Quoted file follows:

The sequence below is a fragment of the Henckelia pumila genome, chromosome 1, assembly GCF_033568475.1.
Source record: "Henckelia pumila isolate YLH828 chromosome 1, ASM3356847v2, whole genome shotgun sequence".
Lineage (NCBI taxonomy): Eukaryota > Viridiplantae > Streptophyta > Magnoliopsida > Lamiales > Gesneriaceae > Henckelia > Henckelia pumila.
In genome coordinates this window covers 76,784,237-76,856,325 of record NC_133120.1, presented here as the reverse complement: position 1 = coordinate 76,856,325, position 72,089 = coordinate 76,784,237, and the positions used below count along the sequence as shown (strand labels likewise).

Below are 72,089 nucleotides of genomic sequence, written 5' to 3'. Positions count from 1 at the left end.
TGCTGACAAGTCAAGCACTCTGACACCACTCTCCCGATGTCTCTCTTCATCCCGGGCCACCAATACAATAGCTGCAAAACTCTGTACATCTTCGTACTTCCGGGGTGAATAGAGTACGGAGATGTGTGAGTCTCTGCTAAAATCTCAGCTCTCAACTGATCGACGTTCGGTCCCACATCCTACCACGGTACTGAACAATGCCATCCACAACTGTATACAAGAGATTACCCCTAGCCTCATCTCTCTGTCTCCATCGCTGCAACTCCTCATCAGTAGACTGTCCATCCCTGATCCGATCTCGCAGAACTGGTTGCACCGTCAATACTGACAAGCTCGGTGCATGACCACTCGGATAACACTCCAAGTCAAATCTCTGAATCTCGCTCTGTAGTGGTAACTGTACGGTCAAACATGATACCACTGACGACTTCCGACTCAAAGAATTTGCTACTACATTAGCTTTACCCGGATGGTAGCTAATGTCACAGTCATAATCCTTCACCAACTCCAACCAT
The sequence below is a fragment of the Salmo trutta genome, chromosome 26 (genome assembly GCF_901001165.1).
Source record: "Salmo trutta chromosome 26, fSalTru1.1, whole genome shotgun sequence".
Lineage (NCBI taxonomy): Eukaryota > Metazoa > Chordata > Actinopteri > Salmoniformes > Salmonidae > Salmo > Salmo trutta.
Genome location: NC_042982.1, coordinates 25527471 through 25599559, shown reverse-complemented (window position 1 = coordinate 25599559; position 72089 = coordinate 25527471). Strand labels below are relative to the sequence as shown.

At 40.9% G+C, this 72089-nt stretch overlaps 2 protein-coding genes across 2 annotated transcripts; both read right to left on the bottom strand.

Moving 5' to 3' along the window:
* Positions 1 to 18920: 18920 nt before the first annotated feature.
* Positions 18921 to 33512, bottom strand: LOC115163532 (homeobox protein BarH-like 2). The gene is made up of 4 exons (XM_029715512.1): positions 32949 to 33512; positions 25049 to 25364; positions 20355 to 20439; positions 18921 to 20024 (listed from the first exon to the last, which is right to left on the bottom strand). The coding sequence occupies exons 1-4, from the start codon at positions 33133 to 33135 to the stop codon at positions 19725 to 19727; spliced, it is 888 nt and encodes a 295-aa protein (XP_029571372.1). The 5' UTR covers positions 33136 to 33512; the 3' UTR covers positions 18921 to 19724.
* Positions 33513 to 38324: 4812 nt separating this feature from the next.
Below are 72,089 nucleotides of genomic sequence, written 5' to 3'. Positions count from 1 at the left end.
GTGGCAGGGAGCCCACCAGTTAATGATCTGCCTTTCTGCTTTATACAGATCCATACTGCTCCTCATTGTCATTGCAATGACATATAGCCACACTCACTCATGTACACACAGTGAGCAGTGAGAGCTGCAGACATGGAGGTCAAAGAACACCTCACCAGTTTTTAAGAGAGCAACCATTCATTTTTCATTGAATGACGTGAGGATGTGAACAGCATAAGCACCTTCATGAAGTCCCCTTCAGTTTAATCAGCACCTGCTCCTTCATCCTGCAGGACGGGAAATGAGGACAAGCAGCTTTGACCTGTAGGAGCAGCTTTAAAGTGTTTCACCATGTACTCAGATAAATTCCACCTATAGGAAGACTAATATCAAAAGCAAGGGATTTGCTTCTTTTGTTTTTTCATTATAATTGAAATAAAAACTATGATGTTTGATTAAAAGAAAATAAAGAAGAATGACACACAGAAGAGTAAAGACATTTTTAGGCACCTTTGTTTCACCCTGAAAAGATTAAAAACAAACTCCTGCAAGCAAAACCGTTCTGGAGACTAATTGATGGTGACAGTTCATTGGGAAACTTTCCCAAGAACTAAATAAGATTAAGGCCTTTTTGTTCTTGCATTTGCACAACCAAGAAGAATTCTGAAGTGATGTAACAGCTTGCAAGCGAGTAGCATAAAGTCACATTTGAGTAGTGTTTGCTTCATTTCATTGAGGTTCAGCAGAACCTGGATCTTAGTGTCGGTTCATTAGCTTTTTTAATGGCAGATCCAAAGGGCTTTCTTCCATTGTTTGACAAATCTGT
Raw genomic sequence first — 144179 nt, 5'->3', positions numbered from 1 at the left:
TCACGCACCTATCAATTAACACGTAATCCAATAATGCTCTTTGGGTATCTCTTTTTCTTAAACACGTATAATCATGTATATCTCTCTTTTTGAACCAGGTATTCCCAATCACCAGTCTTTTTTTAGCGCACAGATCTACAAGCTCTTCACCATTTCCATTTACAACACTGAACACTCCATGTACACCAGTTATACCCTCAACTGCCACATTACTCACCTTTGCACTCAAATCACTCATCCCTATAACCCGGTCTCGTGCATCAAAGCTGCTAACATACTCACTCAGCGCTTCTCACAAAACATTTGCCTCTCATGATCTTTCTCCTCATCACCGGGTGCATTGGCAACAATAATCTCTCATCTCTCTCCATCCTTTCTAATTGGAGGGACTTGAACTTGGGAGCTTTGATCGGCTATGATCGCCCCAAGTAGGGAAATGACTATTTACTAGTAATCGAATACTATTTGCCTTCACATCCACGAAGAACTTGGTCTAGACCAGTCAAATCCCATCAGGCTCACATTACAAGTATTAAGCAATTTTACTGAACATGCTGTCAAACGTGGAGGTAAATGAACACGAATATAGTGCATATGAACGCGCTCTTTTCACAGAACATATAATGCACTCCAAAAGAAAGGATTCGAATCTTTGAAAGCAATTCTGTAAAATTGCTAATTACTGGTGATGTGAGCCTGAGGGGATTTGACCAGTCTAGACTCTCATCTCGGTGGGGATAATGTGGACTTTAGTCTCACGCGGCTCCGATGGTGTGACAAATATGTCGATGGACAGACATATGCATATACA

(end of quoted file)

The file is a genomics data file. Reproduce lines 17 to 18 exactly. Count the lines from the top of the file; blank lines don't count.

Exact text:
GTGGCAGGGAGCCCACCAGTTAATGATCTGCCTTTCTGCTTTATACAGATCCATACTGCTCCTCATTGTCATTGCAATGACATATAGCCACACTCACTCATGTACACACAGTGAGCAGTGAGAGCTGCAGACATGGAGGTCAAAGAACACCTCACCAGTTTTTAAGAGAGCAACCATTCATTTTTCATTGAATGACGTGAGGATGTGAACAGCATAAGCACCTTCATGAAGTCCCCTTCAGTTTAATCAGCACCTGCTCCTTCATCCTGCAGGACGGGAAATGAGGACAAGCAGCTTTGACCTGTAGGAGCAGCTTTAAAGTGTTTCACCATGTACTCAGATAAATTCCACCTATAGGAAGACTAATATCAAAAGCAAGGGATTTGCTTCTTTTGTTTTTTCATTATAATTGAAATAAAAACTATGATGTTTGATTAAAAGAAAATAAAGAAGAATGACACACAGAAGAGTAAAGACATTTTTAGGCACCTTTGTTTCACCCTGAAAAGATTAAAAACAAACTCCTGCAAGCAAAACCGTTCTGGAGACTAATTGATGGTGACAGTTCATTGGGAAACTTTCCCAAGAACTAAATAAGATTAAGGCCTTTTTGTTCTTGCATTTGCACAACCAAGAAGAATTCTGAAGTGATGTAACAGCTTGCAAGCGAGTAGCATAAAGTCACATTTGAGTAGTGTTTGCTTCATTTCATTGAGGTTCAGCAGAACCTGGATCTTAGTGTCGGTTCATTAGCTTTTTTAATGGCAGATCCAAAGGGCTTTCTTCCATTGTTTGACAAATCTGT
Raw genomic sequence first — 144179 nt, 5'->3', positions numbered from 1 at the left: